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How big is a 39 inch chest?

Find out how your 39 inch chest stacks up.
Written By  James Jackson
Last Updated on 6th June 2022
A man getting his 39 inch chest measured

A 39 inch chest is a medium chest size. In other words, if you have a 39” chest, then you’re completely normal and likely have nothing to worry about.

Still, many people want to know all the ins and outs of having a 39 in chest and how it compares on a wider scale. So if you want to learn how big or small your 39 inch chest really is, keep reading for all the info.

Compare Your Chest:

How big is a 39 inch chest?

A man measuring his big 39 inch chest

So, how big or small is a 39 inch chest? Based on my extensive research, a 39 inch chest definitely isn’t small. On the other hand, a 39” chest isn’t big, either. Rather, a 39 in chest is very much a medium size, meaning that many men all over the world have a 39 inch chest.

Now, a 39” chest will definitely look bigger on a shorter person than on a taller person. This is because when you’re fairly short and have a 39 in chest, that chest mass is spread out over a smaller surface area, which in turn makes it look bulkier.

In a similar vein, if you have a muscular 39” chest, that will definitely look better and more aesthetically pleasing than a flabby 39 inch chest.

So as you can see, there’s more to building an impressive chest than just the circumference measurement. Muscle definition plays a massive role in how your pecs actually look and how strong they are (a lean 39” chest has more muscle mass than a fat 39” chest and thus more strength potential).

What size is a 39 inch chest for men?

A man with a 39 inch chest size

For men, a 39 inch chest is a medium shirt size in most clothing. If you anticipate that your 39 in chest might get bigger due to resistance training, then you could always size up, especially if you tend to wear slim-fit clothing.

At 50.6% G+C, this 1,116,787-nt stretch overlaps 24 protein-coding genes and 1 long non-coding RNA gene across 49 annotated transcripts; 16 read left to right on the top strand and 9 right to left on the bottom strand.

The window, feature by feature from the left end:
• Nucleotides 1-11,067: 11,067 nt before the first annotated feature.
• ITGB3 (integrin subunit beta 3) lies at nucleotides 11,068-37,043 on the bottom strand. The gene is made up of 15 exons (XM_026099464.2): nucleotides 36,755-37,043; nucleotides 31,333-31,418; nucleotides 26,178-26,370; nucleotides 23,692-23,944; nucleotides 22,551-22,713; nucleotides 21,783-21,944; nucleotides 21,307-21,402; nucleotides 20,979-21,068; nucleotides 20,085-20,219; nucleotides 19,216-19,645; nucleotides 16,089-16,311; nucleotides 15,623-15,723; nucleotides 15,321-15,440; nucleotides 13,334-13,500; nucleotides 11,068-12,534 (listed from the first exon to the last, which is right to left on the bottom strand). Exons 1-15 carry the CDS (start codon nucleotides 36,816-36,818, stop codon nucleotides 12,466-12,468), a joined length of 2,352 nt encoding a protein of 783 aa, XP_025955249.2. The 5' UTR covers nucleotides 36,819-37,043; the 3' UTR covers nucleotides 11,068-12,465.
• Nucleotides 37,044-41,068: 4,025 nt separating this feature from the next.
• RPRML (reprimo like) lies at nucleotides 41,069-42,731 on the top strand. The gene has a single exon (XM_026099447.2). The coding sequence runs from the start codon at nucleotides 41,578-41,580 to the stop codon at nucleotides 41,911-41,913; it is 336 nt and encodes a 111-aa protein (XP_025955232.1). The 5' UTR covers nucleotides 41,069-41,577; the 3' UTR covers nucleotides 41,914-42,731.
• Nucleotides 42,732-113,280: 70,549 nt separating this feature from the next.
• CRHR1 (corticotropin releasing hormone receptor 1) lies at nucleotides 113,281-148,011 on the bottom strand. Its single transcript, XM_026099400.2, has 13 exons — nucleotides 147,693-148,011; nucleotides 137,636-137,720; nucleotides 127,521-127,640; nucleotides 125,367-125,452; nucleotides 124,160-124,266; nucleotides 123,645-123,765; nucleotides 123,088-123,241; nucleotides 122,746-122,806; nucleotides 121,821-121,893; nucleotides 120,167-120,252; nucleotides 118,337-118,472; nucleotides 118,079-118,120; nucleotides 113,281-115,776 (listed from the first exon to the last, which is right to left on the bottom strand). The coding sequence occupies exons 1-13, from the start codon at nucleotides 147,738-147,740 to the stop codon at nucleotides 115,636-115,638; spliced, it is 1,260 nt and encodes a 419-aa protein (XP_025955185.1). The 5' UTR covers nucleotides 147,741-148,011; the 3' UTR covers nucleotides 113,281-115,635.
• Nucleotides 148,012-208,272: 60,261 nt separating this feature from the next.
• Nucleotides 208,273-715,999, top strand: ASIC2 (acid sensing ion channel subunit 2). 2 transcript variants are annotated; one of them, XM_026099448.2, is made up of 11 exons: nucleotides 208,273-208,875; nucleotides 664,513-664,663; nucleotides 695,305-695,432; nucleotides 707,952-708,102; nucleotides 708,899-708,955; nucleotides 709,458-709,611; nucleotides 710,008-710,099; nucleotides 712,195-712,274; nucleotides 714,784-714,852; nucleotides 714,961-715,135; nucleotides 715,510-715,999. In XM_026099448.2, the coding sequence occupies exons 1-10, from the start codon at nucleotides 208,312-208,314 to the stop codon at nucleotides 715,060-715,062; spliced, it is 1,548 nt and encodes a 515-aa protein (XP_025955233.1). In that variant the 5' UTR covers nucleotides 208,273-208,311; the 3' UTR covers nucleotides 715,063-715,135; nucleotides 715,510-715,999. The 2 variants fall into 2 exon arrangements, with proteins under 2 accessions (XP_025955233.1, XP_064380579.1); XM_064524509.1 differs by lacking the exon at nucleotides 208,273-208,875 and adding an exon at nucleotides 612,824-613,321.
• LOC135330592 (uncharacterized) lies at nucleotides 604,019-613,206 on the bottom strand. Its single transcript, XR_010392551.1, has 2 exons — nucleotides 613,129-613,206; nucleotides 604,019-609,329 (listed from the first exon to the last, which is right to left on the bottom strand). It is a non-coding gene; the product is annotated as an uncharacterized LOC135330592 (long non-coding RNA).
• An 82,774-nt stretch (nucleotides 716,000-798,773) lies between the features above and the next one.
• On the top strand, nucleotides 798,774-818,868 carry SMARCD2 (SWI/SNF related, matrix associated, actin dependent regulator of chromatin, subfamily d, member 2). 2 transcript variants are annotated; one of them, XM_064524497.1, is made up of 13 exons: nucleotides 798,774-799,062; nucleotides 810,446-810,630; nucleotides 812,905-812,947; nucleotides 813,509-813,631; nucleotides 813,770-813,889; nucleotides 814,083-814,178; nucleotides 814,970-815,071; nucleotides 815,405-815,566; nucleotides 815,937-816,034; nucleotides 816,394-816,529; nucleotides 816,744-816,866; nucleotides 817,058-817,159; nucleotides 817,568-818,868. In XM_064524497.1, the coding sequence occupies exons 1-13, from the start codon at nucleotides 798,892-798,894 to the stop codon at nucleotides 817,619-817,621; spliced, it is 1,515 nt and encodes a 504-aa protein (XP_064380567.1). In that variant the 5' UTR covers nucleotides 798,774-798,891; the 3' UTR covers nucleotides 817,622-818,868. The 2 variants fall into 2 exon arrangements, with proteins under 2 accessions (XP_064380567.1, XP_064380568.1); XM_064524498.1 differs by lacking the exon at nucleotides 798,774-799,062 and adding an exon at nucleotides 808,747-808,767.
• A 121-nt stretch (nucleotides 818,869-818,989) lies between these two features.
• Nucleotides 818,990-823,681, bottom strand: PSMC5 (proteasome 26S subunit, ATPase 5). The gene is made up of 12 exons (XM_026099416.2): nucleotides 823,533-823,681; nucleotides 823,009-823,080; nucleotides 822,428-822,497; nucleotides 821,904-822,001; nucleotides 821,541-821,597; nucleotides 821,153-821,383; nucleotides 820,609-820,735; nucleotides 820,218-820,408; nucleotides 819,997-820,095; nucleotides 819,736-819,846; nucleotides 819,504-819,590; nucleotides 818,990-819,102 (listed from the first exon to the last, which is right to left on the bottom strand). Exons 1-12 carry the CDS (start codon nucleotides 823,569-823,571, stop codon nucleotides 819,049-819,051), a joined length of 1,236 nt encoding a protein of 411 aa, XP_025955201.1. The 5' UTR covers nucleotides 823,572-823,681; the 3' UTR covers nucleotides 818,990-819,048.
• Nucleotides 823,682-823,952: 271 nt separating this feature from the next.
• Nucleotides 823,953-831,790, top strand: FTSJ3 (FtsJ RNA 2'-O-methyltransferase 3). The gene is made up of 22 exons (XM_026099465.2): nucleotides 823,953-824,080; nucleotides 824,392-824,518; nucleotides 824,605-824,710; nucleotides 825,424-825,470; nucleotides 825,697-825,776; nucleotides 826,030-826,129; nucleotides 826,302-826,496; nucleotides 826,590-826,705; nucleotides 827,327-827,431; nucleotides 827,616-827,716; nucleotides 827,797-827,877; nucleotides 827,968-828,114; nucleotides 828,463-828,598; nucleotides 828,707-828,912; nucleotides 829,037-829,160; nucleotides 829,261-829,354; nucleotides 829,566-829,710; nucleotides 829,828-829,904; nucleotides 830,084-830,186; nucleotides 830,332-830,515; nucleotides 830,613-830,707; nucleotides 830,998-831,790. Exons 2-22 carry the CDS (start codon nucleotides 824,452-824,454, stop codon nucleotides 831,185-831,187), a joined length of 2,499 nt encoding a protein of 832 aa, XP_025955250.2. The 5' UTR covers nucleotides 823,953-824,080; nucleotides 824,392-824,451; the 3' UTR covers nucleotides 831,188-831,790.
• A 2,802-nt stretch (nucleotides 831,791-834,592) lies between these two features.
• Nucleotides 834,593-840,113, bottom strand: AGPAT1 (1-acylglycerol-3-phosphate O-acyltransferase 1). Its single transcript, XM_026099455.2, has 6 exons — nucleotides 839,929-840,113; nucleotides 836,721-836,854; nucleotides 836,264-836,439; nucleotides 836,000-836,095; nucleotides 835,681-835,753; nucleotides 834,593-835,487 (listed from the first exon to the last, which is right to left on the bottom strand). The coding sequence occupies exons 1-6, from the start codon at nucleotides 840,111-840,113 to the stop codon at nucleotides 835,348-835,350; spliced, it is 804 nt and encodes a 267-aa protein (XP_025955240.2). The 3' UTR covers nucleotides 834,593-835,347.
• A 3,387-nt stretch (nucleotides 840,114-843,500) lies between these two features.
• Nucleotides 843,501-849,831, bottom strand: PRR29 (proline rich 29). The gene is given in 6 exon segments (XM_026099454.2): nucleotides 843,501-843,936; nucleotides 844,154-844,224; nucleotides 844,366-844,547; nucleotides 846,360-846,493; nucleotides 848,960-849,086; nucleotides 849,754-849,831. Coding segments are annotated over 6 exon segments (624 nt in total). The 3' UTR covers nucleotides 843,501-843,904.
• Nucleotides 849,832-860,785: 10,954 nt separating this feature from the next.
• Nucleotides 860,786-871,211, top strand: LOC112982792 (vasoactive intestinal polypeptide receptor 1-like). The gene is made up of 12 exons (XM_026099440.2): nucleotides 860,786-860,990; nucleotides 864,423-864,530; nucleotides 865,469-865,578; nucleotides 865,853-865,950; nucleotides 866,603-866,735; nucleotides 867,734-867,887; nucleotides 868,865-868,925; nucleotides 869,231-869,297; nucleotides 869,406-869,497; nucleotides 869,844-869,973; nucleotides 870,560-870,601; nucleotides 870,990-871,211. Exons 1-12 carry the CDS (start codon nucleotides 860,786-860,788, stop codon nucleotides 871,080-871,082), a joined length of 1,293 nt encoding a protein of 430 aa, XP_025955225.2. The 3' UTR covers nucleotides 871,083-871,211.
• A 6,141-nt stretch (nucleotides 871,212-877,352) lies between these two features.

What size is a 39 inch chest for women?

A woman measuring her 39 inch chest

It depends on the brand and the country that you’re in, but in general, a 39 inch chest is considered a size large in women’s clothing and is equal to a size 13 or 14 in most cases.

Should you build your 39" chest as a man?

A man doing a wide grip bench press

Since the chest can often be a highly visible body part when you’re wearing a t-shirt, it’s an area of paramount importance for many men. That’s why you see so many guys starting their training week with a chest workout!

But at 39 inches, your chest definitely isn’t small. So is it actually worth your time and effort to make your chest bigger when it’s already decently well developed?

If you love lifting, then I’d say go for it. If you just focus on using good form and progressively increasing the resistance over the weeks, months, and years, then your chest is going to get bigger regardless of whether you want it to or not.

On the other hand, if you want to build your 39” chest because you feel obliged to, then this could lead to unhealthy behaviors such as excessive amounts of strength training and overeating.

I understand that many people are very body-conscious these days (I certainly was when I was younger), but building more muscle doesn’t always solve your problems because some of us are never satisfied. That’s why I like to focus on the enjoyment of my training and let the muscle growth take care of itself.

In conclusion

A man showing his 39 in chest

As noted, there are so many people in the world with a 39 inch chest because it’s a really common chest size! I know that might not be what you want to hear if you want to feel special, but it’s completely fine to blend in sometimes.

And as I said before, you’re in control. You can lose fat and build muscle to make your chest look much better without necessarily making it a lot bigger. That’s the beauty (literally) of strength training.

James Jackson
James Jackson is a personal trainer who uses his expertise in strength and conditioning to create helpful workout tutorials that show fitness enthusiasts how to build muscle while staying safe in the gym. He draws on the latest sports science data as well as tried and tested training techniques to get the best results for his clients without them having to live in the gym.
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